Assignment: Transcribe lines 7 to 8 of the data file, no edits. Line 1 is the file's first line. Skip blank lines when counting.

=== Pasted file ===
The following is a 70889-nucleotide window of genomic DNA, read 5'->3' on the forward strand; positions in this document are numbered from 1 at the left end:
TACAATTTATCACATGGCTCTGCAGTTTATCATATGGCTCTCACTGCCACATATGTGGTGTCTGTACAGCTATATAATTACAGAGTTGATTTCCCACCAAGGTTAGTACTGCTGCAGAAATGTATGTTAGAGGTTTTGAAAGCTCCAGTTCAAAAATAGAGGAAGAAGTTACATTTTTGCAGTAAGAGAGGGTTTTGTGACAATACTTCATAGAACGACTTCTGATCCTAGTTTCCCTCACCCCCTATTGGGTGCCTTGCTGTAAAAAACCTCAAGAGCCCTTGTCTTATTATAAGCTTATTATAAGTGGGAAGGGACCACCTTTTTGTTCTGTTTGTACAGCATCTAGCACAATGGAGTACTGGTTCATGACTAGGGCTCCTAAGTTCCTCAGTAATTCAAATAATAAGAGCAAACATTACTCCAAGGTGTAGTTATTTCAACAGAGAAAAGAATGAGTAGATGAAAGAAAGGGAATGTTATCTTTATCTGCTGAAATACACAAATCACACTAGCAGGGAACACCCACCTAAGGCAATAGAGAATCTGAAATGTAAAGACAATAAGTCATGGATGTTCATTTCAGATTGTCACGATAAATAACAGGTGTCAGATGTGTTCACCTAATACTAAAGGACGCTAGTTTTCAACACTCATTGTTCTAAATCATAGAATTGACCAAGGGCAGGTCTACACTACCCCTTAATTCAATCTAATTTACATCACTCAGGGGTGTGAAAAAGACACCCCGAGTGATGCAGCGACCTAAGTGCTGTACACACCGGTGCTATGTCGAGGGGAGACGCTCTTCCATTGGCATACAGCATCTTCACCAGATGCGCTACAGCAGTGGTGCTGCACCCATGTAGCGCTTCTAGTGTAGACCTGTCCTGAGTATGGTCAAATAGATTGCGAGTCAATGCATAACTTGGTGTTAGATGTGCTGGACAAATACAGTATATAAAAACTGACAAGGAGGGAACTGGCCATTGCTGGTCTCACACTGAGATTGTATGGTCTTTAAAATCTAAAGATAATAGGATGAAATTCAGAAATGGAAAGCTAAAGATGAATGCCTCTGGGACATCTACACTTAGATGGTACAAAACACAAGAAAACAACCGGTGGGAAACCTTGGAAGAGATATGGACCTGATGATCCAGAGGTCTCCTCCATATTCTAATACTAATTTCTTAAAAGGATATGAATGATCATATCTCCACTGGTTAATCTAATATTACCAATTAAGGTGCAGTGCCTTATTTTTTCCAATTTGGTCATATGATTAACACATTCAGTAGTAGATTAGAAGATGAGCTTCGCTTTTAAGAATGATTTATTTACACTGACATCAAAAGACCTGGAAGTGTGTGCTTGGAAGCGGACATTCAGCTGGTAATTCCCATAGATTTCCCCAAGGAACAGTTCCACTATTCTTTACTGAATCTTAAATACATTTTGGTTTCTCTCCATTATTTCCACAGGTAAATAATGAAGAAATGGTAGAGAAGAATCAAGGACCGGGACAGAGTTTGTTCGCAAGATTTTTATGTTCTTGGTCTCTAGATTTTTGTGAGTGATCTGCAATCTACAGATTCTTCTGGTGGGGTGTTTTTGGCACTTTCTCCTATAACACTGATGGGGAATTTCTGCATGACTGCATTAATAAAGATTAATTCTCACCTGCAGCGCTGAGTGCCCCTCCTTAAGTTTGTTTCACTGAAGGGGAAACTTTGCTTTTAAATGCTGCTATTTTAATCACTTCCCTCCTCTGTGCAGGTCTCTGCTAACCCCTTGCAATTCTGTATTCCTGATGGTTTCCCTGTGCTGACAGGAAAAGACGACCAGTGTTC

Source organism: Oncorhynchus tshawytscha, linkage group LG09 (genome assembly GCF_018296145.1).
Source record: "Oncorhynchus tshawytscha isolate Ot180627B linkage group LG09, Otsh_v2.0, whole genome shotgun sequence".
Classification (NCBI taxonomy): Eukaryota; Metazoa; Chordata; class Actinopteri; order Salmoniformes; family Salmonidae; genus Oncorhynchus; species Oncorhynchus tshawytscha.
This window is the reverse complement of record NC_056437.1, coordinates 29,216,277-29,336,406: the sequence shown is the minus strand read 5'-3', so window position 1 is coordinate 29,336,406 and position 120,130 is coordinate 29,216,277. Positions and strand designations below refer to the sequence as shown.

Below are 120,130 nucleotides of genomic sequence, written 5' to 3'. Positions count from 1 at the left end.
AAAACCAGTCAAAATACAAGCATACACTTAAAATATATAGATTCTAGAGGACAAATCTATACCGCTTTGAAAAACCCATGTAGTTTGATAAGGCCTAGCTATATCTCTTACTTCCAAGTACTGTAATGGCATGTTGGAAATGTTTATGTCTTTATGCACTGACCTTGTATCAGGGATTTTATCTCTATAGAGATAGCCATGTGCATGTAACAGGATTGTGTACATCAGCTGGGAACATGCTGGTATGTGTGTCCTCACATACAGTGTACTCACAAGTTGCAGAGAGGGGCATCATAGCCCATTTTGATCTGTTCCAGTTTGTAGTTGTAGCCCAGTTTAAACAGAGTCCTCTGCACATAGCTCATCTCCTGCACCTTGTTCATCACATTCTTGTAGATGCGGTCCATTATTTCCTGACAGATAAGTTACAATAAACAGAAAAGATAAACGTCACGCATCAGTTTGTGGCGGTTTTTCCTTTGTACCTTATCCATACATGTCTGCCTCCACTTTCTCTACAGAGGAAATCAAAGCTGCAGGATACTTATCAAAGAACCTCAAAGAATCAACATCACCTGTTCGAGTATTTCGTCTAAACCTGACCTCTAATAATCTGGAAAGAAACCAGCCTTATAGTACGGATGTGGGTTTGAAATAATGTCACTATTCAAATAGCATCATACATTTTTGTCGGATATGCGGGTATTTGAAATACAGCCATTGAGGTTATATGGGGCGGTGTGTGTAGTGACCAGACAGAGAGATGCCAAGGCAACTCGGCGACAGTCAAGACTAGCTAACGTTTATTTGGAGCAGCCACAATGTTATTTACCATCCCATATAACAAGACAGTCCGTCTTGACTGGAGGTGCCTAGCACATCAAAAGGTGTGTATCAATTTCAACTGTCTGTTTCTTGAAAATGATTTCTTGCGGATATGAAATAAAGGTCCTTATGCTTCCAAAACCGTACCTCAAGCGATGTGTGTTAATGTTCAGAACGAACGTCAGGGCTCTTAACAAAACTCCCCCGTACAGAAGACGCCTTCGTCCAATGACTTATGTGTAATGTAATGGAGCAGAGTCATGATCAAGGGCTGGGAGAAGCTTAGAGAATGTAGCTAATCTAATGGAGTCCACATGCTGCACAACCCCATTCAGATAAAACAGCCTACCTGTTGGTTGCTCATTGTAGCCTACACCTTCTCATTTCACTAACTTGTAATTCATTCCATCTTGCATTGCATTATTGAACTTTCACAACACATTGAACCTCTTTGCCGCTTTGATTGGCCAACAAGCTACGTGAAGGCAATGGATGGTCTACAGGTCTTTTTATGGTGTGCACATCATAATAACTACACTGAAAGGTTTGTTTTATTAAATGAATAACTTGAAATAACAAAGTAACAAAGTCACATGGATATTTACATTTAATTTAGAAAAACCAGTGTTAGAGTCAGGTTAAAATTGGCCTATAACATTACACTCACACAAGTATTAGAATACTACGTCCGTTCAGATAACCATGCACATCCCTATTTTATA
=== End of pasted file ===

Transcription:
Below are 120,130 nucleotides of genomic sequence, written 5' to 3'. Positions count from 1 at the left end.
AAAACCAGTCAAAATACAAGCATACACTTAAAATATATAGATTCTAGAGGACAAATCTATACCGCTTTGAAAAACCCATGTAGTTTGATAAGGCCTAGCTATATCTCTTACTTCCAAGTACTGTAATGGCATGTTGGAAATGTTTATGTCTTTATGCACTGACCTTGTATCAGGGATTTTATCTCTATAGAGATAGCCATGTGCATGTAACAGGATTGTGTACATCAGCTGGGAACATGCTGGTATGTGTGTCCTCACATACAGTGTACTCACAAGTTGCAGAGAGGGGCATCATAGCCCATTTTGATCTGTTCCAGTTTGTAGTTGTAGCCCAGTTTAAACAGAGTCCTCTGCACATAGCTCATCTCCTGCACCTTGTTCATCACATTCTTGTAGATGCGGTCCATTATTTCCTGACAGATAAGTTACAATAAACAGAAAAGATAAACGTCACGCATCAGTTTGTGGCGGTTTTTCCTTTGTACCTTATCCATACATGTCTGCCTCCACTTTCTCTACAGAGGAAATCAAAGCTGCAGGATACTTATCAAAGAACCTCAAAGAATCAACATCACCTGTTCGAGTATTTCGTCTAAACCTGACCTCTAATAATCTGGAAAGAAACCAGCCTTATAGTACGGATGTGGGTTTGAAATAATGTCACTATTCAAATAGCATCATACATTTTTGTCGGATATGCGGGTATTTGAAATACAGCCATTGAGGTTATATGGGGCGGTGTGTGTAGTGACCAGACAGAGAGATGCCAAGGCAACTCGGCGACAGTCAAGACTAGCTAACGTTTATTTGGAGCAGCCACAATGTTATTTACCATCCCATATAACAAGACAGTCCGTCTTGACTGGAGGTGCCTAGCACATCAAAAGGTGTGTATCAATTTCAACTGTCTGTTTCTTGAAAATGATTTCTTGCGGATATGAAATAAAGGTCCTTATGCTTCCAAAACCGTACCTCAAGCGATGTGTGTTAATGTTCAGAACGAACGTCAGGGCTCTTAACAAAACTCCCCCGTACAGAAGACGCCTTCGTCCAATGACTTATGTGTAATGTAATGGAGCAGAGTCATGATCAAGGGCTGGGAGAAGCTTAGAGAATGTAGCTAATCTAATGGAGTCCACATGCTGCACAACCCCATTCAGATAAAACAGCCTACCTGTTGGTTGCTCATTGTAGCCTACACCTTCTCATTTCACTAACTTGTAATTCATTCCATCTTGCATTGCATTATTGAACTTTCACAACACATTGAACCTCTTTGCCGCTTTGATTGGCCAACAAGCTACGTGAAGGCAATGGATGGTCTACAGGTCTTTTTATGGTGTGCACATCATAATAACTACACTGAAAGGTTTGTTTTATTAAATGAATAACTTGAAATAACAAAGTAACAAAGTCACATGGATATTTACATTTAATTTAGAAAAACCAGTGTTAGAGTCAGGTTAAAATTGGCCTATAACATTACACTCACACAAGTATTAGAATACTACGTCCGTTCAGATAACCATGCACATCCCTATTTTATA